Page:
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The Detroit Lions accomplished something rare Sunday, becoming the first team to block two punts in a game since the Minnesota Vikings on Nov. 30, 2014.
Even rarer, the Lions have three punt blocks in their last two games, a feat no team has accomplished since the Dallas Cowboys in 1991.
Lions special teams coordinator Brayden Coombs said last week that the NFL as a whole has averaged about 14 blocked punts a season over the last decade, which makes the Lions’ accomplishment in this otherwise dismal season even more extraordinary.
“Oh yeah, very impressive,” said Austin Bryant, who blocked his first career punt in Sunday’s 34-20 loss to the Vikings. “To get two in the same game, that’s almost unheard of. I think that’s going to be a weapon that we can use going forward in the season, no matter what the situation is in the game, to know we can put a unit out there and potentially change the momentum of a game.”
The Lions’ success on punt rush is due to a combination of things, including Coombs’ creative scheming and aggressive approach, good personnel and a dangerous return man in Jamal Agnew (though he did not play last week) who factors into opponents’ punting plans.
For this week’s film review, I put the Lions’ blocked punts — which came from three different players rushing from three different spots on the field — under the microscope.
The Miles Killebrew block
Situation: Fourth-and-11 at the Indianapolis 46, 6:29 left in the first quarter.
Score: Lions 0, Colts 0.
Killebrew made headlines because his first career punt block came in his first game after becoming a father, but as he said last week, he had plenty of help from his teammates.
“I never want anyone to think that a blocked punt is just one player doing it,” Killebrew said. “I don’t know if you saw the play, but I had Jahlani (Tavai) on my inside and I had (Jamie Collins) on my outside; we mix around that package a lot. But those two guys got off the ball and made my job a lot easier and I was just the one who happened to be there to make the play.”
Killebrew’s block came on the Indianapolis Colts’ second offensive series, when the Lions almost had a substitution error — which would have been their fourth in the last two weeks — on the play. Jayron Kearse came running off the field just before the snap, then ran back on, leaving the Lions to rush just seven players.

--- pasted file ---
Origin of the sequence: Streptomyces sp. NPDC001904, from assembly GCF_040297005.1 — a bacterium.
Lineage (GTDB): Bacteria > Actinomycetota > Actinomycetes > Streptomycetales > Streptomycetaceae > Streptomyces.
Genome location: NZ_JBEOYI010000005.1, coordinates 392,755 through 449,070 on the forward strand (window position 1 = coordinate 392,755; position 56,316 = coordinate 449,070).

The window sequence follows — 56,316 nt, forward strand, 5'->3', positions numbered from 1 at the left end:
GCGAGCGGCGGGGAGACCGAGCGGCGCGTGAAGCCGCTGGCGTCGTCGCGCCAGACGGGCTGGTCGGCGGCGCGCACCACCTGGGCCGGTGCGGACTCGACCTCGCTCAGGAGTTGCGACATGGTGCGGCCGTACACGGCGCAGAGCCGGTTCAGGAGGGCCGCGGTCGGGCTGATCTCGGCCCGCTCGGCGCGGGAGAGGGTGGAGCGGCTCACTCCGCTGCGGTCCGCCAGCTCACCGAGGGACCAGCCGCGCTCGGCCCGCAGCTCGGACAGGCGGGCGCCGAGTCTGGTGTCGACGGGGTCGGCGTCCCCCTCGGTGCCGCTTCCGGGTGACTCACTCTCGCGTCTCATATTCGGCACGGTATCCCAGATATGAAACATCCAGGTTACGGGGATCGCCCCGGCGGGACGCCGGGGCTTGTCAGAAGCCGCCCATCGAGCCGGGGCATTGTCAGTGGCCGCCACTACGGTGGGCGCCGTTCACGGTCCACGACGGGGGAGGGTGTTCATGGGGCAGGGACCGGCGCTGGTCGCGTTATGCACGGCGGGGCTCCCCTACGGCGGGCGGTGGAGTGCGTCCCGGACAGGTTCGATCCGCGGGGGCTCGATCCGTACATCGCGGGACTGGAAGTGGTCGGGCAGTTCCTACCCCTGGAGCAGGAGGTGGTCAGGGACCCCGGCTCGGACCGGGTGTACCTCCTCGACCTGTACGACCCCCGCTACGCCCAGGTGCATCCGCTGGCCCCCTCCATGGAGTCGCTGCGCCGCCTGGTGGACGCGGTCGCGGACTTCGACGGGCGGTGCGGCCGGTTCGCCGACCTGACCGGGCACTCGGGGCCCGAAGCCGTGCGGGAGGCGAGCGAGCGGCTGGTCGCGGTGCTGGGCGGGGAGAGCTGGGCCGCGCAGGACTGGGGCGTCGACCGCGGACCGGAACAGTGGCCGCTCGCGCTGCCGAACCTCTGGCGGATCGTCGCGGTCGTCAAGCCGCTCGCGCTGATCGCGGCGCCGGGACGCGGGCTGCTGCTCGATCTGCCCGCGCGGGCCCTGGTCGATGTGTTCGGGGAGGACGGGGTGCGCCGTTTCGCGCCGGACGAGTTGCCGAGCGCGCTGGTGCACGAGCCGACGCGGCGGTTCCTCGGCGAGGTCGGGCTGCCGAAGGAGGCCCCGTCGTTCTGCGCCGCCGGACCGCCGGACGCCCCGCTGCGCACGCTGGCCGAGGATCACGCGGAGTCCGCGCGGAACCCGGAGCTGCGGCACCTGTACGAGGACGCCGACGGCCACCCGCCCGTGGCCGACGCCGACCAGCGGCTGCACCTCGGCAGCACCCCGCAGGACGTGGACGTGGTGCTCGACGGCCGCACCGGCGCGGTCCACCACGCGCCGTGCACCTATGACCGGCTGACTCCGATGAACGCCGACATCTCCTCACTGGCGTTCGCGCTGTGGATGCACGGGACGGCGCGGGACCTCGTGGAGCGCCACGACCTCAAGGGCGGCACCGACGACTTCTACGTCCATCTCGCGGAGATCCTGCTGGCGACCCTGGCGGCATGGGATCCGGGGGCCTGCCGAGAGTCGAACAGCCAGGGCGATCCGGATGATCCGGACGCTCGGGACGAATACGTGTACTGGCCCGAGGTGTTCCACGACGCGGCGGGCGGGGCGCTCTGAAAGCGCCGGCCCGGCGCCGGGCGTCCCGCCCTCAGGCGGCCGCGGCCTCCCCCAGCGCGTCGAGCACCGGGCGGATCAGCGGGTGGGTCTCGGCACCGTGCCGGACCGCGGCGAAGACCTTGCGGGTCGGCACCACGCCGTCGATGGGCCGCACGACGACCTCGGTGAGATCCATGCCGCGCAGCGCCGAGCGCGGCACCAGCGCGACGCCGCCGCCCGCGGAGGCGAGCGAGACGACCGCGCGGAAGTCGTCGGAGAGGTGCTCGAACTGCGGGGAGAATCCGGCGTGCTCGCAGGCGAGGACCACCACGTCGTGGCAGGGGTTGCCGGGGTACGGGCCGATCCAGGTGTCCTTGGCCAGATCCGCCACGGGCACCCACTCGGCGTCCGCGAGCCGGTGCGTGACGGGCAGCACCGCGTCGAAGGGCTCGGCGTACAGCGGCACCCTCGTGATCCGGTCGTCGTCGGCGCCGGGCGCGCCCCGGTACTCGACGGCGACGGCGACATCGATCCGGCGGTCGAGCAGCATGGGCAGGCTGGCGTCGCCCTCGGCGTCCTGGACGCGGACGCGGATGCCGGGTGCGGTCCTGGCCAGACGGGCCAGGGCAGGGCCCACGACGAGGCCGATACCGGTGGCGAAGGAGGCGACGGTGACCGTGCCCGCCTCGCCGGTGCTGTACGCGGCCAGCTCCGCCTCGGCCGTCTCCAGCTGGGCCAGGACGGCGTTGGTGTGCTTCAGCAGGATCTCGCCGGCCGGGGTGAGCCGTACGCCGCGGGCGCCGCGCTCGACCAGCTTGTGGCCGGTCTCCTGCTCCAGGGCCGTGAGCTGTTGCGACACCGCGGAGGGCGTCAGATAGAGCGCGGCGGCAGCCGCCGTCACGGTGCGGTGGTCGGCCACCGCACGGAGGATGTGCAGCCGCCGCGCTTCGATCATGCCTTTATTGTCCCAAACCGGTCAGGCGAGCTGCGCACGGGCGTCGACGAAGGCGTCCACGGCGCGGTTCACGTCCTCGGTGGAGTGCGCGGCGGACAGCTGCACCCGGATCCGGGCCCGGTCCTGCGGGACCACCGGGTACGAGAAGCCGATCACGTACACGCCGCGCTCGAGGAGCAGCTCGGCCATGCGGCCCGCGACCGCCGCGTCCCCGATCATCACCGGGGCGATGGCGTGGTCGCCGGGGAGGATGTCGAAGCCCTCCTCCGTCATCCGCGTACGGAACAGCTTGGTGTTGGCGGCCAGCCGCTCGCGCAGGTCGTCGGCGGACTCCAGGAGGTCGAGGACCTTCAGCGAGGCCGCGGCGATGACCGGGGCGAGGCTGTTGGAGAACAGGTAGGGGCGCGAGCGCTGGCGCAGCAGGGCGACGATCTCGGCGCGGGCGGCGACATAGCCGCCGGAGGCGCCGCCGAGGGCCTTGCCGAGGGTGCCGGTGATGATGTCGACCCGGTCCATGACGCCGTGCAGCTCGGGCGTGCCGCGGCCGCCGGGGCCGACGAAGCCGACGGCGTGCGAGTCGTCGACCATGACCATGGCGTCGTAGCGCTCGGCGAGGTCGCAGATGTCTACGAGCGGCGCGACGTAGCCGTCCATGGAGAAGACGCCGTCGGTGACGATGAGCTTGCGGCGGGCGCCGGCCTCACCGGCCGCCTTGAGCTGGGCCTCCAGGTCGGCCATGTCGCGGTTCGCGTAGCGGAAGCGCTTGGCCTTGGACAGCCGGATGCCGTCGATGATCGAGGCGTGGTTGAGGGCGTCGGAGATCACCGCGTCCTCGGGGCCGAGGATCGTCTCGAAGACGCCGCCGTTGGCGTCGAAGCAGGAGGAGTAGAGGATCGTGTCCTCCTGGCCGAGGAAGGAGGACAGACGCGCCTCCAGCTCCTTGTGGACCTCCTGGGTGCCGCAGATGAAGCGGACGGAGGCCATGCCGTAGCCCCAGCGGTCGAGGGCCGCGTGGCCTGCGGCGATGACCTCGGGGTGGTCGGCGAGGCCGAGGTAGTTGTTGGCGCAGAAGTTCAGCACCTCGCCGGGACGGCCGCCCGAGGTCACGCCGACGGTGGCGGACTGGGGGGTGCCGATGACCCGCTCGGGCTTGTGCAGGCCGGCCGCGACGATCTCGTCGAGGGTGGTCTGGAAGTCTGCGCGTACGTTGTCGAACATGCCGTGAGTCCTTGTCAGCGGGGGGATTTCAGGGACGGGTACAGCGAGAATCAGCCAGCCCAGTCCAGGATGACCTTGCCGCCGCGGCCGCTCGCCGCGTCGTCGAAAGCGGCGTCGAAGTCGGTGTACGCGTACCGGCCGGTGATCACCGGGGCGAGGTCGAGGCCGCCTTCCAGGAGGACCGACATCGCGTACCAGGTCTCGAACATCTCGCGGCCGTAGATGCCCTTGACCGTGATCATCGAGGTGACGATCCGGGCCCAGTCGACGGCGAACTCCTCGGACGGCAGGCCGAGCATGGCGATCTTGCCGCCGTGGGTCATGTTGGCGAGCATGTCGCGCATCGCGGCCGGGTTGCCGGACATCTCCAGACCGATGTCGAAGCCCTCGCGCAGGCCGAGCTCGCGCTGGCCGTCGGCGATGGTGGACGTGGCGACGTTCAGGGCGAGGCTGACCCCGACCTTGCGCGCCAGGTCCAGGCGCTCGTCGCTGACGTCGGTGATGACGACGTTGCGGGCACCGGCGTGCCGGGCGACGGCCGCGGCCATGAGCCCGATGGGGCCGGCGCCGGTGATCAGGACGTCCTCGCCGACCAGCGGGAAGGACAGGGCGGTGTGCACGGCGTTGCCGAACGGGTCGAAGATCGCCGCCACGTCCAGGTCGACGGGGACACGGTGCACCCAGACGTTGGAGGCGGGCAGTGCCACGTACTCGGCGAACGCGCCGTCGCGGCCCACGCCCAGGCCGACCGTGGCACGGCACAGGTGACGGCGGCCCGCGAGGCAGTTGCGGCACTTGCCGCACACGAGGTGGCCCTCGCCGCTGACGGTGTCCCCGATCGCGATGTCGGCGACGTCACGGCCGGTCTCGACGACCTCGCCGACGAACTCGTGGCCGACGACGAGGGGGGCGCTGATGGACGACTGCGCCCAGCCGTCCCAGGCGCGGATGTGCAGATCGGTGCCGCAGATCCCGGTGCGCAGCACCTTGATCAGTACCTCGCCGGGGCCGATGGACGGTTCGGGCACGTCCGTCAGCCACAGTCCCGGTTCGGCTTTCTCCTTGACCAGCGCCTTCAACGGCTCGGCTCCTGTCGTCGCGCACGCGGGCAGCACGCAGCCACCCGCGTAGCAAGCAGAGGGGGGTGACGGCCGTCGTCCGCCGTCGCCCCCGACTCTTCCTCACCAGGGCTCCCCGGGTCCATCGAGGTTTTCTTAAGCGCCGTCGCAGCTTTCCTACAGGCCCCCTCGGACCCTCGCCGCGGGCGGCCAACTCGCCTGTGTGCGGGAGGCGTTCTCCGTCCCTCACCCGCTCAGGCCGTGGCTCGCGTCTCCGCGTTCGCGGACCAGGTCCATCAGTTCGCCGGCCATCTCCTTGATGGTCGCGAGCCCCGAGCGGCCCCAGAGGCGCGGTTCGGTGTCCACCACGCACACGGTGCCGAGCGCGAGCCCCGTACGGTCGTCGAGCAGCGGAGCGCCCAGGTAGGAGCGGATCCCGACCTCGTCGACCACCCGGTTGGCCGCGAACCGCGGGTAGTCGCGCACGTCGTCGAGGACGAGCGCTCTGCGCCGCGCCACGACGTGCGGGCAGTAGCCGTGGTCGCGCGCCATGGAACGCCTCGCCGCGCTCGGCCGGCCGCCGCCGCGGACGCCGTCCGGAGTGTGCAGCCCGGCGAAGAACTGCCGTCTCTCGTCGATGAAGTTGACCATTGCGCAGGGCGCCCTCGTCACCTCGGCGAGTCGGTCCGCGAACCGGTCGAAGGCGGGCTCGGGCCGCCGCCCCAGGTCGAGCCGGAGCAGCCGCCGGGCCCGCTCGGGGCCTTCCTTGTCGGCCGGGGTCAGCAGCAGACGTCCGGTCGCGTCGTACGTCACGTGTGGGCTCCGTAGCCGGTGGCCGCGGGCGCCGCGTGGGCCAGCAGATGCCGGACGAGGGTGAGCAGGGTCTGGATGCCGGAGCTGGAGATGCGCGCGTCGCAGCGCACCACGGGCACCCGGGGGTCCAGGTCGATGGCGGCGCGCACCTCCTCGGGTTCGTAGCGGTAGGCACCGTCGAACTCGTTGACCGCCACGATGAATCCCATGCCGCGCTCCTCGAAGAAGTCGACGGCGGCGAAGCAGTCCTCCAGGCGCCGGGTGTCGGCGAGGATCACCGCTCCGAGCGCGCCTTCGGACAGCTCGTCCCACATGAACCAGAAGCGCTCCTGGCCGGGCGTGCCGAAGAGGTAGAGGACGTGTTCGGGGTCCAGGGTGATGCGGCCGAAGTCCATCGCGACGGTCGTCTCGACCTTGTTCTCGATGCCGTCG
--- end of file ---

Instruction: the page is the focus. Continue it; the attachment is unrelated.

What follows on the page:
Killebrew was the third player on a four-man overload to the left side of the Lions’ formation. The Colts had four blockers on that side of the line, including personal protector Khari Willis, but when Jarrad Davis rushed from an off-ball linebacker spot, following Romeo Okwara up the middle of the punt formation, Willis slid to his left to block Davis.
That left three Colts — from left to right, Trey Burton, Bobby Okereke and Jordan Willis — to block Tavai, Killebrew and Collins. Willis, the wing protector, picked up Collins, and Okereke stopped Tavai, leaving Burton no one to block and Killebrew a hole to exploit on his way to punter Rigoberto Sanchez.
“As we’re creating pressure for the opponent, it might be designed to hit on one side of the formation, but the way that it breaks down, it might be somebody totally unexpected that comes free,” Coombs said. “So that’s why it’s really important that all 11 guys are out there doing their jobs, got the pedal to the metal, because if you wait until after you realize it might be your opportunity, then it’s too late. It happens too fast. It’s 1.8 seconds, so you’ve got to expect to be the guy every time. Miles did a great job of doing that, and then once he found himself in the position to make the play, making it.”